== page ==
The Crimson Horror – Episode Review & Analysis

bbc.co.uk

Ah, Ah, Ah… Spoilers

By gum we’re in Yorkshire in 1893 me lad! A husband and wife are discussing strange goings-on at a factory. He kisses her before going into a red room. Immediately, a lift opens to a group of black-clad women. Diana Rigg (Mrs Gillyflower) immediately informs the simpering wife that she is sorry for what happened to her husband; he is dead. But she cannot understand – he has only just gone into that room and was perfectly fine. She hears a scream and then screams herself.

Next we see a body in the morgue; it is very red and probably the result of a steampunk (steampink?) sunbed. He seemed to be in the process of screaming at the point of death. The mortician calls the condition “The Crimson Horror”. The person viewing the body is the brother of the deceased. When back in London he goes to see Vastra and Jenny and gives them an explanation including reference to an Optogram. They dismiss this as nonsense but the body did have an image in the eye upon death. Vastra lifts her veil and the man collapses in shock. The image is The Doctor! The pair devide to go to Yorkshire.

CREDITS (Another Mark Gatiss episode)

Vastra explains to Jenny and Styx about Mrs Gillyflower and her factory. Jenny travels to Yorkshire to attend a speech given by her about a place called “Sweetville” a kind of commune-cum-workhouse where they can take sanctuary away from the sins of modern life. She explains that her daughter was blinded by her drunken husband and only in this place can they gain a true moral existence away from the decadence of normal society. She leads them in a rendition of Jerusalem. Jenny intends to infiltrate Sweetville and find out what is going on.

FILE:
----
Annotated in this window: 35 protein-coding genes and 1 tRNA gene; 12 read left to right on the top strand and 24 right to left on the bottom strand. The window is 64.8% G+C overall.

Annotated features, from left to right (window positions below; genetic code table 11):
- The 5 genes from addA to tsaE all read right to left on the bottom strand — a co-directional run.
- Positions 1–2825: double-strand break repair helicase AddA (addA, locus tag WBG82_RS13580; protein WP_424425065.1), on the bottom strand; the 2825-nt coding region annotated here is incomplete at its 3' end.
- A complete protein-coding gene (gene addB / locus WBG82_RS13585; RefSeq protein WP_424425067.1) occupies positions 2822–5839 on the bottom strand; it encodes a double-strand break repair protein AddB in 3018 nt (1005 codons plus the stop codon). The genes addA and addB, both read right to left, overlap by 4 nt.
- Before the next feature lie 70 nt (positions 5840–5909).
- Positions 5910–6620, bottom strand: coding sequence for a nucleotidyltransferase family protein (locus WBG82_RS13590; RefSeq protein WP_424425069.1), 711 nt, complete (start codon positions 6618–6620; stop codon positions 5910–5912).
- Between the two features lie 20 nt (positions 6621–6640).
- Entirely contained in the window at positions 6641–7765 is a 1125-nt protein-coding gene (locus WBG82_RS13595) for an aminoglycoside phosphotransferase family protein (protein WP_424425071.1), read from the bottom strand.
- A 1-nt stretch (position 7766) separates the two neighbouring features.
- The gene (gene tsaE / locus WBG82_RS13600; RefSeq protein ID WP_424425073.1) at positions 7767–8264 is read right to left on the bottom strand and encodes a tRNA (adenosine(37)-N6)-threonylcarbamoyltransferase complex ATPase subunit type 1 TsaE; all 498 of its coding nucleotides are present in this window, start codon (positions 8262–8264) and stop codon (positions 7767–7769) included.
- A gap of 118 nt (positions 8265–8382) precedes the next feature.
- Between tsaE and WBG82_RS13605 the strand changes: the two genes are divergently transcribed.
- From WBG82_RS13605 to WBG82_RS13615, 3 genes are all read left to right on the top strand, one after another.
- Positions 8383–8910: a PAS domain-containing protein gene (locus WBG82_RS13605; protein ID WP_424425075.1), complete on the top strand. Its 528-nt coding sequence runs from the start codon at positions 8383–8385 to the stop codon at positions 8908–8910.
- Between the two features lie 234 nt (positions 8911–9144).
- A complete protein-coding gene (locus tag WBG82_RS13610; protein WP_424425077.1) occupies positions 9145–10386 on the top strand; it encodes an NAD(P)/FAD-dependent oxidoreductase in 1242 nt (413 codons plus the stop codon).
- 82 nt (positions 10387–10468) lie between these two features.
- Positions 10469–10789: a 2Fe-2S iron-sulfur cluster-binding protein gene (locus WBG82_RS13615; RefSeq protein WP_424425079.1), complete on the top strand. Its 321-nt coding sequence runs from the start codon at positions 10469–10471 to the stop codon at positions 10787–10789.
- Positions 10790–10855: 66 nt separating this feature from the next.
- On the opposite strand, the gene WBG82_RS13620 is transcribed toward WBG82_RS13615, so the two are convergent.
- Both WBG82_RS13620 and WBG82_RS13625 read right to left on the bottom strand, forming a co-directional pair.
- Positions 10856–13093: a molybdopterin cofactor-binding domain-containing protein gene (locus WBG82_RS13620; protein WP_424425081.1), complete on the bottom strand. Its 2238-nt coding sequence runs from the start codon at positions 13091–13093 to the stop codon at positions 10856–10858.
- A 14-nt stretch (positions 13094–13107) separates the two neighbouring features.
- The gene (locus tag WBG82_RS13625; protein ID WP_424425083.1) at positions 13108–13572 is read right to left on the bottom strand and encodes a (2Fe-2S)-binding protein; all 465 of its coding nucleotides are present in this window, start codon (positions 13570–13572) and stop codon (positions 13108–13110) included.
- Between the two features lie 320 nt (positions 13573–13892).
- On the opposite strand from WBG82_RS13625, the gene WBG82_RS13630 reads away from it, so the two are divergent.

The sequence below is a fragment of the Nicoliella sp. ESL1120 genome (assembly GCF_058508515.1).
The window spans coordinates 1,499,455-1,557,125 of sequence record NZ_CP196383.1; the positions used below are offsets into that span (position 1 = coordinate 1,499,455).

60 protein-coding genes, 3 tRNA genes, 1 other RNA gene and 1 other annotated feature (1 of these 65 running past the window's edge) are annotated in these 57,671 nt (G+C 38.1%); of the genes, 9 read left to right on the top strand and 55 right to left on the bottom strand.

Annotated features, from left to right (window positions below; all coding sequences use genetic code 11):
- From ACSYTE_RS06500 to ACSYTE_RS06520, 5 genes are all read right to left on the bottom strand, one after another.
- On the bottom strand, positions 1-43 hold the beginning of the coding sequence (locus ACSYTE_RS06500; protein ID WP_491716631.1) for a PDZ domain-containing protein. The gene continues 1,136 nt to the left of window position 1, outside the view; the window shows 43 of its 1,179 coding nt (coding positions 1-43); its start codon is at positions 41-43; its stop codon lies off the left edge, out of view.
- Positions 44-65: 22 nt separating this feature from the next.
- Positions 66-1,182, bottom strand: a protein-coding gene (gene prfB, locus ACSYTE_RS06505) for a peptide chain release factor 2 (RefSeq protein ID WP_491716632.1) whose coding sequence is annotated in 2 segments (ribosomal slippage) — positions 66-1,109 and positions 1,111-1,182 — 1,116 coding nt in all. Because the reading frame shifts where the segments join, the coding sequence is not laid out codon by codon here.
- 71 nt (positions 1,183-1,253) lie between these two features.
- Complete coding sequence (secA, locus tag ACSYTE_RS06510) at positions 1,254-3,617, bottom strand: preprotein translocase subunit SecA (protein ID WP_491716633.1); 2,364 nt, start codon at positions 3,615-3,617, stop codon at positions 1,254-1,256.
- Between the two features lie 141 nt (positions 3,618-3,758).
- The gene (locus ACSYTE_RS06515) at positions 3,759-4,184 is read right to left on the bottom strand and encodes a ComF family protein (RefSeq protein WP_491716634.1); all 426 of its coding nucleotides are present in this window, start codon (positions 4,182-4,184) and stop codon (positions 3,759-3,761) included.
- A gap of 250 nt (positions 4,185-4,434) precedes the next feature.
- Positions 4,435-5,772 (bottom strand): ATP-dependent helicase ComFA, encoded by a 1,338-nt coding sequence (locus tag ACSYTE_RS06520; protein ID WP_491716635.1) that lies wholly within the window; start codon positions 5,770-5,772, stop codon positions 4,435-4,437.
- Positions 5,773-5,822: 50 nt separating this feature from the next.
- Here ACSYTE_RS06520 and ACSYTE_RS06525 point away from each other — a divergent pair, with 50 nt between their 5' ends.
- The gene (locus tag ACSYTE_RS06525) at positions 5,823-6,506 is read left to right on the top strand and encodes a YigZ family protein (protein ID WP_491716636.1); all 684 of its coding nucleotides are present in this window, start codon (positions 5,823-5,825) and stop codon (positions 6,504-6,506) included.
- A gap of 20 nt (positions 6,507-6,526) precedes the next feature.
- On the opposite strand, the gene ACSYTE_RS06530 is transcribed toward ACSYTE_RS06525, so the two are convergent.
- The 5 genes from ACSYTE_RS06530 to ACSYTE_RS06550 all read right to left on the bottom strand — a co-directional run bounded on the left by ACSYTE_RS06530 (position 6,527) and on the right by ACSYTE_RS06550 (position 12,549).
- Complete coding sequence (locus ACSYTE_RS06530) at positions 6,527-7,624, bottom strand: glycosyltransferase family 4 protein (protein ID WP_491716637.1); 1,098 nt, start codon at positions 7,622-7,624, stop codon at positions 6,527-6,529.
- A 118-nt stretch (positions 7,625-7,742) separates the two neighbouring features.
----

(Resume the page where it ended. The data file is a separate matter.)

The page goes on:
The blind girl has something or someone in a cell and she secretly takes things to it, food for example. Back in Yorkshire, the man who brought the case to the attention of the trio has returned to check on progress. Seeing Styx he collapses again. Styx takes him inside and suggests if they don’t hear from Jenny they might travel to Yorkshire – of course he favours the “all guns blazing” approach.

Jenny gets talking to a girl in the queue while waiting to enter Sweetville; she sees a door and decides to break through, encouraging the girl to create a distraction. She does so and Jenny slips through into a room with some old-fashioned speakers pumping factory noises around Sweetville. It seems that Vastra is now there and she has gone to see the mortician that investigated their client’s brother’s body. He presents her with a jar of red stuff and she looks shocked – she knows what it is!

Mrs Gillyflower and her daughter (Ada) are eating and discussing a person called “Mister Sweet”. He never seems to join them for dinner it seems. Mrs Gillyflower creates a distraction for her butler to go away and then slips some salt into her bra. Weird, I’ve heard about socks in the bra but a pinch of salt?